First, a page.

class includes several abstract domains proposed for type analysis and
the domain POS, proposed for groundness analysis [ArmstrongMSS95].

References

[AptP93] K.R. Apt and D.Pedreschi.
Reasoning about termination of pure {PROLOG} programs.
*Information and Computation*, 106(1):109--157, 1993.

[ArmstrongMSS95] T.Armstrong, K.Marriott, P.Schachte, and H.S{\o}ndergaard. Two Classes of Boolean Functions for Dependency Analysis. Technical report, Monash University, 1995.

[CominiLM95] M.Comini, G.Levi, and M.C. Meo.
Compositionality of SLD-derivations and their abstractions.
In J.Lloyd, editor, * Proceedings of the 1995 Int'l Symposium on
Logic Programming*, pages 561--575. The MIT Press, Cambridge, Mass., 1995.

[CominiLV94] M.Comini, G.Levi, and G.Vitiello.
Abstract debugging of logic programs.
In L.Fribourg and F.Turini, editors, * Proc. Logic Program
Synthesis and Transformation and Metaprogramming in Logic 1994*, volume 883
of * Lecture Notes in Computer Science*, pages 440--450. Springer-Verlag,
Berlin, 1994.

[CominiLV95a] M.Comini, G.Levi, and G.Vitiello.
Declarative diagnosis revisited.
In J.Lloyd, editor,* Proceedings of the 1995 Int'l Symposium on
Logic Programming*, pages 275--287. The MIT Press, Cambridge, Mass., 1995.

[CominiLV95] M.Comini, G.Levi, and G.Vitiello.
Efficient detection of incompleteness errors in the abstract
debugging of logic programs.
In M.~Ducass\'{e}, editor, * Proc. 2nd International Workshop on
Automated and Algorithmic Debugging, AADEBUG'95*, 1995.

[CousotC77] P.Cousot and R.Cousot.
Abstract Interpretation: A Unified Lattice Model for
Static Analysis of Programs by Construction or Approximation of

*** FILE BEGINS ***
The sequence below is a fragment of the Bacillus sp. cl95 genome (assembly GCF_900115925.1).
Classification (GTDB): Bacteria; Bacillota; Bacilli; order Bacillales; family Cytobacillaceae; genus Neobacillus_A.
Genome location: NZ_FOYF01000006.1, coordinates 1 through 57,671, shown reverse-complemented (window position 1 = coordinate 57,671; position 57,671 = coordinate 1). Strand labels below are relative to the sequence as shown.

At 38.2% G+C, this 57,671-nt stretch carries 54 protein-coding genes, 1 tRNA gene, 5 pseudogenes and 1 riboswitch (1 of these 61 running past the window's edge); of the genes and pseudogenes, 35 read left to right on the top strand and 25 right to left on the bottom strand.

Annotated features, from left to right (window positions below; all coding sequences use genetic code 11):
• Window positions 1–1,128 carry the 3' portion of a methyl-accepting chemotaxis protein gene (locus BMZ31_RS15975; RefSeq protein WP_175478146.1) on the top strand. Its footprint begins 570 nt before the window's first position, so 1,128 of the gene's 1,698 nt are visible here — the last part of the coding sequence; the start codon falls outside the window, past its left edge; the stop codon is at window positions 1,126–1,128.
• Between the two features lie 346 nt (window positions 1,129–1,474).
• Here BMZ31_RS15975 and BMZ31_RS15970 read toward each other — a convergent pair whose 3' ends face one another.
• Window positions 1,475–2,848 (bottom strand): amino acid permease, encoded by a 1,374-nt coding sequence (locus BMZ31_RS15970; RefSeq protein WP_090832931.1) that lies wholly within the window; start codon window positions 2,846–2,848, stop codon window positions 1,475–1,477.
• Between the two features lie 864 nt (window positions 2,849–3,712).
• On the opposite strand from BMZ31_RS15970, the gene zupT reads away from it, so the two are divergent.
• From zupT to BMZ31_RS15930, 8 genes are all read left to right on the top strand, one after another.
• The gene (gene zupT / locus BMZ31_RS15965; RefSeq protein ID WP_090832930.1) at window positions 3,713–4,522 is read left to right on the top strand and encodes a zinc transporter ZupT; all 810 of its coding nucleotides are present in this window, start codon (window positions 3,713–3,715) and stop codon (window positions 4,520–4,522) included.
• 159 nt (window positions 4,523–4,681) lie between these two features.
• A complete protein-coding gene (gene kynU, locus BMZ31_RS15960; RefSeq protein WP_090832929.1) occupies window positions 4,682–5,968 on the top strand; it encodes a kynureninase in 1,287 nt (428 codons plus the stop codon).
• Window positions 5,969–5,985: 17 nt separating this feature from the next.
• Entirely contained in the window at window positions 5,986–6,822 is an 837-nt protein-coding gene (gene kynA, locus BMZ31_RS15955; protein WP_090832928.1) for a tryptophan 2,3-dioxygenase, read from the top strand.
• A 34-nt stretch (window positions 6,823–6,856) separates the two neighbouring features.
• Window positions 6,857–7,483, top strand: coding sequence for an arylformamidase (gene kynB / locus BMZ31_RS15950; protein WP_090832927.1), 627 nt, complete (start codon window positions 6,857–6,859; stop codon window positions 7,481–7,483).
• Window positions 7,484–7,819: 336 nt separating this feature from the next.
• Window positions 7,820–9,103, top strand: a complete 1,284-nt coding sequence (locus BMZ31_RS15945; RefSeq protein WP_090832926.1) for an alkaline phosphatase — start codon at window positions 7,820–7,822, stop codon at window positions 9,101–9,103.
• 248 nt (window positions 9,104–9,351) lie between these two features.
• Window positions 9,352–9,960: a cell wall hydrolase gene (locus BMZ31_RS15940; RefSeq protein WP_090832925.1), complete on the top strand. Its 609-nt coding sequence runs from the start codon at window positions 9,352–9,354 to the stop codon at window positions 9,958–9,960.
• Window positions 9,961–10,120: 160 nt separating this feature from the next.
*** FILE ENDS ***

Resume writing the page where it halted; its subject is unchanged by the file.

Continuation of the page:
Fixpoints. In * Proc. Fourth ACM Symp. Principles of Programming
Languages*, pages 238--252, 1977.

[Ferrand87] G.Ferrand.
Error Diagnosis in Logic Programming, an Adaptation of E.
Y. Shapiro's Method. * Journal of Logic Programming*, 4:177--198, 1987.

[Ferrand93] G.Ferrand.
The notions of symptom and error in declarative diagnosis of logic programs.
In P.A. Fritzson, editor, * Automated and Algorithmic Debugging,
Proc. AADEBUG '93*, volume 749 of LNCS, pages 40--57. springer, 1993.

[Lloyd87a] J.W. Lloyd.
Declarative error diagnosis. * New Generation Computing*, 5(2):133--154, 1987.

[Shapiro82] E.Y. Shapiro.
Algorithmic program debugging. In * Proc. Ninth Annual ACM Symp. on Principles
of Programming Languages*, pages 412--531. ACM Press, 1982.

-----------------------------------------------

Yves Deville and Pierre Flener

---------------------------------------------

Jan Malusynski

- to extend the well-typedness condition used commonly in the literature, (see e.g.[Apt93,BLR92]),
- to relate our extension [BM95] to these well-typedness conditions, and to more general verification methods,
- to discuss the feasibility of automatic type checking and type inference and to implement a prototype type-checker [Boy96].

References

[Apt93] K.R. Apt. Declarative programming in Prolog. In * Proc.
of ILPS'93*, pp. 12--35. The MIT Press, 1993.

[Boy96] J. Boye.
* Directional Types in Logic Programming*.
Ph.D. thesis, Link{\"o}ping University, 1996.

[BM95] J. Boye and J. Ma{\l}uszy{\'nski. Two aspects of
directional types. In * Proc.\ of ICLP'95*, pp.\ 747--761. The MIT
Press, 1995.

[BLR92] F. Bronsard, T. K. Lakshman and U. Reddy. A framework of
directionality for proving termination of logic programs. In *
Proc. of JICSLP'92*, pp. 321--335. The MIT Press, 1992.

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Angelo Morzenti

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G\'erard Ferrand

A great advantage of CLP is its declarative semantics and we consider mainly declarative properties.

LP is a particular case of CLP but some methods cannot be merely adapted from LP to CLP.

On the one hand we study the particular case of logic programs with negation; on the other hand we study CLP in general (without considering negation problem which is not so indispensable). We study new notions which are adapted to CLP, especially concerning incompleteness. Some subtilities are masked in LP because of Independence of Negated Constraints.

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Paolo Mascellani and Dino Pedreschi

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F. S. de Boer and M. Gabbrielli

Joint work with E. Marchiori and C. Palamidessi

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Patrick Cousot